About Vermont Humanities
Vermont Humanities has announced that it will offer its First Wednesdays series of humanities lectures online via Zoom and its social media channels through May, the remainder of its 2020-2021 season.
In 2020, the “Get Thee to the Funnery” Shakespeare camp took on the controversial Shakespeare play, “Merchant of Venice” and used it to confront prejudice and hate speech, deal with the pandemic lockdown, and examine the Black Lives Matter movement.
Vermont Humanities announced its participation in a nationwide initiative about civics and electoral participation that will bring digital civics events to Vermont over a four-month period.
Vermont Humanities staffers share their favorite moments from this sad, strange, and sometimes uplifting year. Includes clips from our Words in the Woods, First Wednesdays, Speakers Bureau, and Vermont Reads programs.
Vermont Humanities recently won one of two 2020 Schwartz Prizes for best public humanities programming in the U.S. for Vermont Reads 2019: “March: Book One.”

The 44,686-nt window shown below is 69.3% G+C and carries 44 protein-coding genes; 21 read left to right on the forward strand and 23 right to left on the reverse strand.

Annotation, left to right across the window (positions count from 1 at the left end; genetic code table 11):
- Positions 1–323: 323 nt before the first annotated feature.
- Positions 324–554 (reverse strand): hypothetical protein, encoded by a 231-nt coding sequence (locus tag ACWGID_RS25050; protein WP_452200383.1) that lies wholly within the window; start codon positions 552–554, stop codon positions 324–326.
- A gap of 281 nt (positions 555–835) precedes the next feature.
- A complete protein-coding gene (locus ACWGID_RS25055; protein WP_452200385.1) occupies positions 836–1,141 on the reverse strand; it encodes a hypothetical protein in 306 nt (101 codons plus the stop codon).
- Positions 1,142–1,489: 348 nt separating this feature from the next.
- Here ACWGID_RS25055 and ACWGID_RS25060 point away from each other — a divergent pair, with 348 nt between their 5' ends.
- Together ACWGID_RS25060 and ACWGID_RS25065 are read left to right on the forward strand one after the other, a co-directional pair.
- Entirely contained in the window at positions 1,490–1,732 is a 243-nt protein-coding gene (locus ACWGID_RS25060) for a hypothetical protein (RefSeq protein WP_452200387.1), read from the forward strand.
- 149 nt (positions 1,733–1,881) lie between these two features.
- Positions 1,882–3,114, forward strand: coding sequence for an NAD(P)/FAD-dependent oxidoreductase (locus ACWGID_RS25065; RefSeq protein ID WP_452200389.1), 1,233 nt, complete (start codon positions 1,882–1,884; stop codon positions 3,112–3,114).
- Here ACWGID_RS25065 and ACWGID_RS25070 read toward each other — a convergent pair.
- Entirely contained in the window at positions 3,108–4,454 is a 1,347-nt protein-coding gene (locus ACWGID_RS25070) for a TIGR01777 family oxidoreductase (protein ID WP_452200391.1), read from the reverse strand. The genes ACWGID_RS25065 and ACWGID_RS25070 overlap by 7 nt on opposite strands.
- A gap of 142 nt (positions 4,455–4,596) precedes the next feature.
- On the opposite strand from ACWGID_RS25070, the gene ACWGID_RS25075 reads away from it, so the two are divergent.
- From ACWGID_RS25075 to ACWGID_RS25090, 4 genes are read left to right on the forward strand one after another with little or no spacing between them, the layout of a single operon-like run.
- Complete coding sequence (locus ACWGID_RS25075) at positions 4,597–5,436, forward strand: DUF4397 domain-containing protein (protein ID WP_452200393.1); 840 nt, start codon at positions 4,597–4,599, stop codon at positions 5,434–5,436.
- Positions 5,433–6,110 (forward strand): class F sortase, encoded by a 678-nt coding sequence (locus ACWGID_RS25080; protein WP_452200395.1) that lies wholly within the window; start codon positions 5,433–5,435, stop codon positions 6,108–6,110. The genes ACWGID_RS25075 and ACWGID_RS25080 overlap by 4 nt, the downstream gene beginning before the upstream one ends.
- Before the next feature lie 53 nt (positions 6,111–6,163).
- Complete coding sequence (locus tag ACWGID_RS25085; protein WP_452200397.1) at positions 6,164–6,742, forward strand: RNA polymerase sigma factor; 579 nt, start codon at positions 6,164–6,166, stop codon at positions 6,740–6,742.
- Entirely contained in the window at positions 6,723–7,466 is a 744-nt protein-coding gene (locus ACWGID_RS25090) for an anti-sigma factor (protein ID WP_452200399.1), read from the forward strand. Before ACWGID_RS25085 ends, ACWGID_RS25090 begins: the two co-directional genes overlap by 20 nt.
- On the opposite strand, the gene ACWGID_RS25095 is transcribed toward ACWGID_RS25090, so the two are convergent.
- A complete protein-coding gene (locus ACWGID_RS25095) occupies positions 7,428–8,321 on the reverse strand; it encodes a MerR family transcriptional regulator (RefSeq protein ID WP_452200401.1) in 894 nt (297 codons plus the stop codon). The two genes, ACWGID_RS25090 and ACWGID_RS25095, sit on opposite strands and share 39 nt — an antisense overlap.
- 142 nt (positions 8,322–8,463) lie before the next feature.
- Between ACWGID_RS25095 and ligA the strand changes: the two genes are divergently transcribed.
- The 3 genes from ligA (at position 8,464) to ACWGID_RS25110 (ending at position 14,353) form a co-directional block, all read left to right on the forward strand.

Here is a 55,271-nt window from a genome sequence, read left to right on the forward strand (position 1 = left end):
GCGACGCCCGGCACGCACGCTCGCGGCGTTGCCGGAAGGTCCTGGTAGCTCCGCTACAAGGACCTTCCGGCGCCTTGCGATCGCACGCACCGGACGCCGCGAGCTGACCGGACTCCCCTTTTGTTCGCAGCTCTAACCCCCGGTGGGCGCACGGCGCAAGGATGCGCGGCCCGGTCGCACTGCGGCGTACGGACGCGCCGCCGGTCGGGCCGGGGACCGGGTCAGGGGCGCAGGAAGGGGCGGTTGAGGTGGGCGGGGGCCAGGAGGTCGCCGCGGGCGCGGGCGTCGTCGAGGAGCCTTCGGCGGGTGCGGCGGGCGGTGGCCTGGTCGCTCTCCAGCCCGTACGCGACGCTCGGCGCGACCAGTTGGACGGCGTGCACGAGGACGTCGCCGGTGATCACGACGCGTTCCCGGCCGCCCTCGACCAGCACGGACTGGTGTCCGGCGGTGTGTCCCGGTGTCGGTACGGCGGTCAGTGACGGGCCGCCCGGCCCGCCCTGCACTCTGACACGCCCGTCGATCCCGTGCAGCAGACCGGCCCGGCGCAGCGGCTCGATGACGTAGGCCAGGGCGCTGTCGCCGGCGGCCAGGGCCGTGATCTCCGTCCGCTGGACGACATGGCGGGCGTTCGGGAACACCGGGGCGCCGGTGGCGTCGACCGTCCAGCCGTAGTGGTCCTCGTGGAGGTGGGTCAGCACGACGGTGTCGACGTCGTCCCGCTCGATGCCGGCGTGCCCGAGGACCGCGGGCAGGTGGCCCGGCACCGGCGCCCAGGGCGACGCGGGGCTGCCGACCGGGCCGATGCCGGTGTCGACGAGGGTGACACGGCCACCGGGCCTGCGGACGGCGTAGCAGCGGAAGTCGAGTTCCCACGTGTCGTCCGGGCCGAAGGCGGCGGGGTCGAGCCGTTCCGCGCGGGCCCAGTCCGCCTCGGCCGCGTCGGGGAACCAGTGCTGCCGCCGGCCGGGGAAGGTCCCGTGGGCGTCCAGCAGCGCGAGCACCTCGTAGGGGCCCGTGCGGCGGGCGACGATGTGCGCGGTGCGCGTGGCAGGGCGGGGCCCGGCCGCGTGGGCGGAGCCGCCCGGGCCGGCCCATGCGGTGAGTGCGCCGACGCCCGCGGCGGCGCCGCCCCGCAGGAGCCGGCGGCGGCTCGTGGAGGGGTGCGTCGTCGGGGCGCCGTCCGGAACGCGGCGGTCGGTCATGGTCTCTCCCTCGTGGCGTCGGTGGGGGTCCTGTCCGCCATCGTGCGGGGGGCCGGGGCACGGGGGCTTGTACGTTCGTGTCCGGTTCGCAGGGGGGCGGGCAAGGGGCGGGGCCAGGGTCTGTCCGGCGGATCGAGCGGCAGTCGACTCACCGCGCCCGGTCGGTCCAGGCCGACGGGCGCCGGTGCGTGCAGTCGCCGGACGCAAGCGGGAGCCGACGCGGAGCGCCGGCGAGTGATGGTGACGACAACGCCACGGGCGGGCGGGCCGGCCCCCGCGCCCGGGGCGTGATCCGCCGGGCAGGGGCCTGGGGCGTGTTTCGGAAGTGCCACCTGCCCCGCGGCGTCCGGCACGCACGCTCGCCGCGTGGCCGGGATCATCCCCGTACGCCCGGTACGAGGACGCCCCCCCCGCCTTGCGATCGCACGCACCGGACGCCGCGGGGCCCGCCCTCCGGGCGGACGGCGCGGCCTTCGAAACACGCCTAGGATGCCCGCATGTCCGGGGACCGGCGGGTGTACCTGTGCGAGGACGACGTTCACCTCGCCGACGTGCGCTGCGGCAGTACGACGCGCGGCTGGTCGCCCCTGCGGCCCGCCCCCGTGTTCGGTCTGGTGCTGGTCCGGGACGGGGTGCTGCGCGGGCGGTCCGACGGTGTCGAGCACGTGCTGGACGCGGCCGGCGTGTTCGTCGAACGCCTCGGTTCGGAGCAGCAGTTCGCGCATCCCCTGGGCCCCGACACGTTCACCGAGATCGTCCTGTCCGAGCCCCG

Yvonne Daley interviews David Moats, her former colleague from the Rutland Herald, about Moats’ series of Pulitzer Prize-winning editorials on the divisive issues arising from civil unions for same-sex couples.
Katherine Paterson, the author of “Bridge to Terabithia,” “The Great Gilly Hopkins” and other beloved books, joins Vermont Humanities Executive Director Christopher Kaufman Ilstrup to talk about her trips to Cuba and her 2017 Young Adult novel, “My Brigadista Year.“
To kick off our Fall Conference 2020, professor Meg Mott considers two visions for the women’s suffrage movement, and describes the path to the 19th Amendment.
Times are hard, but your investment in our work shows that you understand the important roles that literature, history, art, religion, philosophy, and ethics play in our daily life and in our struggle to live up to the ideals of our democracy.
Poet James Crews reads and discusses his poetry at Jamaica State Park for our Words in the Woods series. He offers several writing prompts for those inspired by his words.
From “A Vermont Romance” to “Funny Farm,” our state has been featured in films for over a century. What are the myths that Hollywood creates about our lives in Vermont? And what are the myths that we create ourselves?
Ryan Kriger, author of “How to Make Friends as an Adult,” describes the approach he used to develop a group of friends after moving to Montpelier from New York City. He also shares advice for maintaining friendships, even during a pandemic.